A large clump of unusual plants, including Drimys lanceloata and the Japanese Trochodendron aralioides, lies at the west end of the long double border. The Trochodendrons and Gevuina avellana are massive at Arduaine as is the Nothofagus antarctica. The path winds through the wood to the upper garden passing in front of the cottage where the old vegetable garden has been laid to grass and planted with a selection of spring bulbs. Behind the cottage, the ground rises steeply and the path continues to the east; from it there are numerous views across the lower gardens and to the south over Asknish Bay and south-west down the Sound of Jura. Passing above the cliff face, the path returns to the lower levels by a series of zigzags, winding between old established shrubs and many new plantings. Several large Eucryphia are here, including E. glutinosa, E. moorei, E. lucida and E. x nymanensis.

Arduaine is a plantsman's garden, laid out with a gifted understanding of colour and contrasting textures, and it provides a wide variety of experiences.

Features
  • Planting
  • Description: A vast rhododendron species collection.
Access & Directions

Access Contact Details

The garden is open daily from 9.30 to sunset.

Directions

For directions see: http://www.nts.org.uk/Property/Arduaine-Garden/Getting-there/
History

Detailed History

The following is from the Historic Environment Scotland Gardens and Designed Landscapes Inventory. For the most up-to-date Inventory entry, please visit the Historic Environment Scotland website:

http://portal.historic-scotland.gov.uk/hes/web/f?p=PORTAL:DESIGNATIONS:0

Reason for Inclusion

One of Scotland's finest gardens containing one of the best collections of Rhododendrons in the world. Edmund and Harry Wright rescued Arduaine Garden from neglect in 1971.

Main Phases of Landscape Development

Early 1900s with restoration and improvements since 1971.

Site History

The garden was created in the early 1900s; it became neglected after World War II and was rescued by Edmund & Harry Wright in 1971, since which time they have amassed one of the finest collections of rhododendrons in Scotland.

Arduaine estate was bought by James Arthur Campbell, a tea planter, in 1897/8. The Campbells built the house and planted larch for shelter around the garden, which originally was semi-formal in design, with shrub borders, a pond and a vegetable garden. J.A. Campbell was sent seed of Rhododendron zeylanicum from Ceylon in consignments of tea and the resulting plants are considered to be amongst the finest specimens in cultivation. Financial support was also given by J.A. Campbell to various expeditions to the Himalayas. The woodland garden was started by 1922 when the Campbell's last chauffeur, George Watts, started work at Arduaine, and he remembers the Eucalyptus unigera being planted in the early 1930s. James Campbell was a friend of Osgood Mackenzie of Inverewe who gave him much advice and assistance. During the 1920s, the garden supported six gardeners.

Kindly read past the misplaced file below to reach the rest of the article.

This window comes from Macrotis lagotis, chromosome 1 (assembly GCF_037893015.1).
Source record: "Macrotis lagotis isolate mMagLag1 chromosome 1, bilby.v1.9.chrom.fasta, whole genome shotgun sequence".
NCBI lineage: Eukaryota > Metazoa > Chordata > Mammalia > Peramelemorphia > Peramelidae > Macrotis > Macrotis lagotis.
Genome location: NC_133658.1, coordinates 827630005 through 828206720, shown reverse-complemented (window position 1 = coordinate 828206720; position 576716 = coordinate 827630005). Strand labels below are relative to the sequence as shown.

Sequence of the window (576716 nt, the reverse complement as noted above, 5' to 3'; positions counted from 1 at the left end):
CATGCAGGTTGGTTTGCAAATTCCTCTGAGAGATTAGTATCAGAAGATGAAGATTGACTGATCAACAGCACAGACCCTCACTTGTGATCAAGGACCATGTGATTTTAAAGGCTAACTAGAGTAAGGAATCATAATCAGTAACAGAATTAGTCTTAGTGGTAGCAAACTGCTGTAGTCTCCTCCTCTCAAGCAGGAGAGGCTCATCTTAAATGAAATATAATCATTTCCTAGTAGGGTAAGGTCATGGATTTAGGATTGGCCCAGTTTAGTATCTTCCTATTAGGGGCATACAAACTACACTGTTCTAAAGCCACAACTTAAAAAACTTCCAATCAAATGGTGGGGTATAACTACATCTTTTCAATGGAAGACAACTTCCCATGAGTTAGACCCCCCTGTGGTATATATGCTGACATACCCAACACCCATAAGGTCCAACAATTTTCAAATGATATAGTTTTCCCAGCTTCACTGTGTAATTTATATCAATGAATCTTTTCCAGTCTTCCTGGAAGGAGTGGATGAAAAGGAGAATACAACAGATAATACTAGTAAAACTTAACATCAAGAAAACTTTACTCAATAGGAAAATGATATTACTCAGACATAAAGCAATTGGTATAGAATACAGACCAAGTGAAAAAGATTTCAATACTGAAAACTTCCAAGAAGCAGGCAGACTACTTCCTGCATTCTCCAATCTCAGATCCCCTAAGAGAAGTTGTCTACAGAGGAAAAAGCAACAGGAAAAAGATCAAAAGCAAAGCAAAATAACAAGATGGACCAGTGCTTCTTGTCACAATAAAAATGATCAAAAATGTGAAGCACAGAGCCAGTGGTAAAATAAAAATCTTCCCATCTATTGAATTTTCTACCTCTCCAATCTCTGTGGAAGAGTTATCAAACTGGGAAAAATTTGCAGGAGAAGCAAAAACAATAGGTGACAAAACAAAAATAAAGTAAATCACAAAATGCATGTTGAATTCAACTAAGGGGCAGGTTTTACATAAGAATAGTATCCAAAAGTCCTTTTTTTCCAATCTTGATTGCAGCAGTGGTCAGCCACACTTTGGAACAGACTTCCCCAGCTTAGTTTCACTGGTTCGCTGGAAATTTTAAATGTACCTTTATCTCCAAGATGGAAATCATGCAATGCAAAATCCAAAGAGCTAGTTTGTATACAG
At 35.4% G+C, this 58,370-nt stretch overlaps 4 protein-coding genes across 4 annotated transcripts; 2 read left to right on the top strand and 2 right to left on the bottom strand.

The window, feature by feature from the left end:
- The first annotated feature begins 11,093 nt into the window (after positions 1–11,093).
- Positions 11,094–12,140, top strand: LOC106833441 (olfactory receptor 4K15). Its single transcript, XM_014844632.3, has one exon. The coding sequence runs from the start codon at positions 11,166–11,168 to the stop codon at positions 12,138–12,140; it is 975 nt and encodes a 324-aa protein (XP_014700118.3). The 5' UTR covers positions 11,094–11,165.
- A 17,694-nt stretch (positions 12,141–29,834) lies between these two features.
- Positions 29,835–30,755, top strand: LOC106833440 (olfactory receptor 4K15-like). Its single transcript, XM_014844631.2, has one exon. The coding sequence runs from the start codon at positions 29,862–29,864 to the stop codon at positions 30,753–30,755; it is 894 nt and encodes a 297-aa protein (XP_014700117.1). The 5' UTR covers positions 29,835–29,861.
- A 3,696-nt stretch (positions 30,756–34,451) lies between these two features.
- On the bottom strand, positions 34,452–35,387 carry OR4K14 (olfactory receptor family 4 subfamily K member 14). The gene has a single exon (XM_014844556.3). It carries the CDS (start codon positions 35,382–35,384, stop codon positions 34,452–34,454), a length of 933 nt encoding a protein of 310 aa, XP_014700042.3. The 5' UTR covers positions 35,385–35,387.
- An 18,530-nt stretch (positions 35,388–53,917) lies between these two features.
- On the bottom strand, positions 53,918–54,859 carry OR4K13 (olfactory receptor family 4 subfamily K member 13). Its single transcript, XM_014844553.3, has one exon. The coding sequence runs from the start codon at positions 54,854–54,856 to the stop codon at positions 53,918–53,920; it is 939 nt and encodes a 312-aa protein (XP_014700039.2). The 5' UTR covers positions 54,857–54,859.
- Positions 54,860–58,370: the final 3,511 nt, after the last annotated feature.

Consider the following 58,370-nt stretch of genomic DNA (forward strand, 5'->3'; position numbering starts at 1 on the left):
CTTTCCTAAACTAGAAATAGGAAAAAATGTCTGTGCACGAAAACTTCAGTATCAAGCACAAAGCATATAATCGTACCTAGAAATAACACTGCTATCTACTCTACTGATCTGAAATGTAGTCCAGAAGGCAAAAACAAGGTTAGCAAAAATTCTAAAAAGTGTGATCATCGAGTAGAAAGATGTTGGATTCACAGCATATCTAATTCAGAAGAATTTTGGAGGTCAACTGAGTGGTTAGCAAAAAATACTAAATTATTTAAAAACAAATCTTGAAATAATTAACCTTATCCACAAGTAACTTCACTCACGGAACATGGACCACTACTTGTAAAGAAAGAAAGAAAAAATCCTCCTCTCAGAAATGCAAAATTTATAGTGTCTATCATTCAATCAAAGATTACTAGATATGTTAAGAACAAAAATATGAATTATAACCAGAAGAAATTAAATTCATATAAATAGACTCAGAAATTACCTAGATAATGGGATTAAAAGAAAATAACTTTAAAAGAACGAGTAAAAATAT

Following James Campbell's death in 1929, the estate passed to his son Bruce, later Lt Colonel Sir Bruce Campbell, then to his son, Major Ian Campbell, and the garden was kept up until World War II. After the War, Miss Yule, the nanny, looked after the garden until 1964 when the house was sold and converted into an hotel; during the clearance of the house, all the garden records were burnt. The gardens were then neglected until 1971 when Major Campbell sold them to the Nurserymen, Edmund & Harry Wright, who rescued them from the threat of a holiday home development scheme. Together, the brothers have brought the gardens back from decay to a thriving and exciting garden renowned for its Rhododenron collection. Although the fundamental form was laid out by the Campbells, the Wright brothers have recreated the gardens extending the water features, moving paths and redesigning windblown areas.

Period

  • Early 20th Century (1901-1932)
Contact
References

References